FLEETWOOD â€” Taylor Browne is in his fourth year of playing senior high school basketball with Holy Cross, but this season has been a special one for him, his coach and his family.
This season, heâ€™s playing alongside a teammate he has played hoops with his entire life: his younger brother Marcus.
â€œItâ€™s been pretty cool. Iâ€™ve always wanted to play (high school basketball) with him,â€ Taylor said. â€œWe do have our arguments, but itâ€™s good because it builds our chemistry, not only on the basketball floor but off of the basketball floor, and (weâ€™re) getting closer as brothers.â€
Like his brother did, Marcus is playing on the senior team as a junior.
Matt LeChasseur, Holy Crossâ€™ head coach, said itâ€™s no surprise Marcus made the team because he believes the six-foot-four guard is one of the best Grade 10 players in the province.
After a heartbreaking conclusion to last season, when the Crusaders lost 67-64 to Sir Winston Churchill in the provincial championship final, the coach is impressed with how this season is going.
â€œAfter the success we had last year, going to provincials, a lot of teams wrote us off because we graduated a lot of Grade 12s. But some teams underestimated the kids we still have in the program,â€ said the head coach. â€œWeâ€™re having a fantastic year.â€
Just three players returned from last seasonâ€™s squad, and two Grade 10s â€“ Marcus and Keegan Konn â€“ are among starters this year.
It is the fluidity with which the Browne brothers play that has the coach so impressed.
â€œTheyâ€™ll make plays on the floor between the two of them that only the two of them could make. Not just in terms of skill, but also in terms of knowing where the other is on the floor. Itâ€™s almost like a sixth sense.
â€œTheyâ€™re able to communicate with each other in a way that only brothers can,â€ he added.
Communication is the most interesting aspect of their relationship on the hardwood.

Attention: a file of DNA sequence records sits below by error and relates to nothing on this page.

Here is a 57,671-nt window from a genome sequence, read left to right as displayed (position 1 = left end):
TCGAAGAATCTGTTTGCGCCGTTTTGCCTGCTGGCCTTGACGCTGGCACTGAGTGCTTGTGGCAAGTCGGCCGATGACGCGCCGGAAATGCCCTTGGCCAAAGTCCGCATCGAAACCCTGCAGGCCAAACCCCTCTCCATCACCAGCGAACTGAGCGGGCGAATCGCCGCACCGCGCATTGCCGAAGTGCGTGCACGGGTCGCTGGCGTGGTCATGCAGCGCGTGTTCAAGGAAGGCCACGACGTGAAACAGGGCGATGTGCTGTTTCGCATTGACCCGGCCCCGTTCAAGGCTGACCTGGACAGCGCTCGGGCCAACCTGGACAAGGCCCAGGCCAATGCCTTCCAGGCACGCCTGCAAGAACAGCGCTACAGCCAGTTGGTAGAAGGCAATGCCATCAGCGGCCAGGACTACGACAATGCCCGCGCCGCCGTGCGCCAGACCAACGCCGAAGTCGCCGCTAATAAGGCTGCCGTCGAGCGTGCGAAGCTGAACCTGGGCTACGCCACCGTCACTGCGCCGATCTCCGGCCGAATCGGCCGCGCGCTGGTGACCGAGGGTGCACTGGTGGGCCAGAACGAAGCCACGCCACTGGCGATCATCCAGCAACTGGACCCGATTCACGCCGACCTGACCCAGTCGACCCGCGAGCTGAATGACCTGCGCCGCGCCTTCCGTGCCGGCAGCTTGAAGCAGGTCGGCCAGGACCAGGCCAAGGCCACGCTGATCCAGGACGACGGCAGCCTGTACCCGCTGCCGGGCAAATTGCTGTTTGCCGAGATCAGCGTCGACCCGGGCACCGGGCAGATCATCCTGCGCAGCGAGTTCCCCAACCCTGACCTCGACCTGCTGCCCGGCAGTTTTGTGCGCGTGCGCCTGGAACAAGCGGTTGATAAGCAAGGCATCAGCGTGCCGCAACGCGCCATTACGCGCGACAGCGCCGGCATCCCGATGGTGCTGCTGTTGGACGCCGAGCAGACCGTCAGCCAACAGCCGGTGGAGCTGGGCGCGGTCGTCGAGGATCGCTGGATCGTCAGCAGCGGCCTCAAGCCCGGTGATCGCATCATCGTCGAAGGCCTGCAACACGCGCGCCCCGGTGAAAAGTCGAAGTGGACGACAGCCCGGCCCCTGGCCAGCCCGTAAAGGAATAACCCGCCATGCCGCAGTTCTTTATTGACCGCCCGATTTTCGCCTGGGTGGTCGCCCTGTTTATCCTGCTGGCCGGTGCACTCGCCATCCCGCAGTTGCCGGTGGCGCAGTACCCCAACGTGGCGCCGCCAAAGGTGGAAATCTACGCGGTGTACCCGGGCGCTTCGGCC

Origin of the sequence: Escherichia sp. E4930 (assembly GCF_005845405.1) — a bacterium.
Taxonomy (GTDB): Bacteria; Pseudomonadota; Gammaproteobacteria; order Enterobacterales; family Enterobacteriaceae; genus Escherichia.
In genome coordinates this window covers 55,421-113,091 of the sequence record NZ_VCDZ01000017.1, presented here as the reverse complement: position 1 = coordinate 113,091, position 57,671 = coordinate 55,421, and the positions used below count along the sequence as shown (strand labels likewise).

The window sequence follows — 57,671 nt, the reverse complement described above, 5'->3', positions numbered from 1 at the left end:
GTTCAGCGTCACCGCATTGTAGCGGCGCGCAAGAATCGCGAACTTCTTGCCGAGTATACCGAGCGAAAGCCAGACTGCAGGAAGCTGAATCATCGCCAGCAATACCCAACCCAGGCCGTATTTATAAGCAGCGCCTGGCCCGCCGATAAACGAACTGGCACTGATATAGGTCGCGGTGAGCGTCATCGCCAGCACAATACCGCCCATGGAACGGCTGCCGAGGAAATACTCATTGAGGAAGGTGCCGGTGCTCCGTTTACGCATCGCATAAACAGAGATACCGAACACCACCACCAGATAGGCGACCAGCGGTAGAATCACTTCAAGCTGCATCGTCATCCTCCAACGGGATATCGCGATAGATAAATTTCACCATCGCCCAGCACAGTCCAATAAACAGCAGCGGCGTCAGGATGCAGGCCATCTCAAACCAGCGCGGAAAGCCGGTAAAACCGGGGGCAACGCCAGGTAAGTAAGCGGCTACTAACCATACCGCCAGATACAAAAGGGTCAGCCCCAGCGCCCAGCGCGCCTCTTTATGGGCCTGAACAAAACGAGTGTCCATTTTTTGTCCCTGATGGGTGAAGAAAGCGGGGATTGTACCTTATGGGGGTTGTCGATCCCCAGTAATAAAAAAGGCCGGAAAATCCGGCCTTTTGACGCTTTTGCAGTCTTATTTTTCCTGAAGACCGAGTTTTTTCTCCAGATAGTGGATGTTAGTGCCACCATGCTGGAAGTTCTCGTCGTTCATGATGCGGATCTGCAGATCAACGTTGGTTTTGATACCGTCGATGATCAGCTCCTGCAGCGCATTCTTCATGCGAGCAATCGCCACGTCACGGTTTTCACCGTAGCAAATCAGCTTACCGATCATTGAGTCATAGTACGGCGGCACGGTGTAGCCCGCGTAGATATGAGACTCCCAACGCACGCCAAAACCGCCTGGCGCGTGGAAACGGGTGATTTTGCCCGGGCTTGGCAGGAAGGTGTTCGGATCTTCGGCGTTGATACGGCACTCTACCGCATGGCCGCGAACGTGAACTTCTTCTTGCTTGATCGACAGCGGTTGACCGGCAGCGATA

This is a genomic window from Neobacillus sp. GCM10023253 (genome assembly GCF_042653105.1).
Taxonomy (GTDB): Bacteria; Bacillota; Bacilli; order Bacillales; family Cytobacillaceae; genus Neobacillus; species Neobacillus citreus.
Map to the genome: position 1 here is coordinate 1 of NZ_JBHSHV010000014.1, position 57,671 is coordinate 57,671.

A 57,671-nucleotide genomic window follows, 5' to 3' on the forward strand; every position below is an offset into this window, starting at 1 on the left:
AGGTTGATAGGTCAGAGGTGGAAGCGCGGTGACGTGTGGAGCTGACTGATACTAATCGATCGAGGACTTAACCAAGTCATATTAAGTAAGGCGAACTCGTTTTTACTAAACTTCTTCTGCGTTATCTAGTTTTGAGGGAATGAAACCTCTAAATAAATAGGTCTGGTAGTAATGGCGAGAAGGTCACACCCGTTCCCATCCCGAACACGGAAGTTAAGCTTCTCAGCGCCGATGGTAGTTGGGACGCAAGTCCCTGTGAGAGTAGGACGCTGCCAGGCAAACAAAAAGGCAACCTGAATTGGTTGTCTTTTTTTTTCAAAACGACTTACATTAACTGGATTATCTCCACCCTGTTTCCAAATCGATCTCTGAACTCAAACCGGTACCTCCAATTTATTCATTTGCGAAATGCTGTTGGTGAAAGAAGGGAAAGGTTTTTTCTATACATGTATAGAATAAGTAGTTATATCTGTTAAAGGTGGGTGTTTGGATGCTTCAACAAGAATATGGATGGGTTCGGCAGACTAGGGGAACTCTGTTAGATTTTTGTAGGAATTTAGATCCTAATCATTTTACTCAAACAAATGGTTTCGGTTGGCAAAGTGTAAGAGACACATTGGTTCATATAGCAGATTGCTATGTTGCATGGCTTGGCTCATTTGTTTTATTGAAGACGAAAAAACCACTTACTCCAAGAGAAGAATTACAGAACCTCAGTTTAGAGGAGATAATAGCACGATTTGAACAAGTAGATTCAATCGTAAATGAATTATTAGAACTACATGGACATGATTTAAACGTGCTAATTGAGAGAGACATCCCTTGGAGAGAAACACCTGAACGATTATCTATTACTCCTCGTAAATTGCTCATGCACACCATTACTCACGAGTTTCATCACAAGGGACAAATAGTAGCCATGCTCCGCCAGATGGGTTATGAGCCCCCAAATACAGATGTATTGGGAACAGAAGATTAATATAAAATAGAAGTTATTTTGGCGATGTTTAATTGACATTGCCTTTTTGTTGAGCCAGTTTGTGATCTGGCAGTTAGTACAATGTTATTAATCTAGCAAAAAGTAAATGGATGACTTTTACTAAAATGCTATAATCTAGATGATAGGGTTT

In their first game together, Marcus was asking Taylor to pass the ball to him â€“ but he wasnâ€™t calling him Taylor, LeChausseur recalled.
â€œI nudged Pezz (assistant coach Anthony Pezzente) and asked, â€˜What is that?â€™ He said, â€˜I donâ€™t know.â€™ After the game I went up to Marcus and asked him, â€˜Marcus, what were you saying to Taylor there?â€™â€ the coach asked.
Marcus calls his older brother kuya (pronounced koo-ya), a Filipino word for older brother.
â€œI have two brothers as well, so I understand the relationship,â€ LeChausseur added. â€œYou always kind of look up to your older brother as much as you want to compete with him. The way that he demonstrates it publicly, thatâ€™s the type of relationship you want your kids to have with their brothers.â€
Taylor says it shows him that nothing has changed from off the court to on the court.
â€œWeâ€™ve grown up and heâ€™s always called me that,â€ he said. â€œThatâ€™s just the respect that we have for each other. I think the rest of our lives, heâ€™s going to call me kuya because it doesnâ€™t sound right when he calls me Taylor.â€
Added Marcus: â€œI donâ€™t get embarrassed by saying it. Thatâ€™s what Iâ€™ve grown up with. It feels really weird to say Taylor.â€
LeChausseur said his team set three goals at the beginning of the season: win their division, win the Fraser Valley Championships and win the provincial title.
With the first goal already accomplished, the third-ranked team in the Valley starts working toward its second goal on their home court this Friday night (Feb. 20) at 8:15 p.m. For schedules and results for the Fraser Valley Championships, visit Fvbball.org.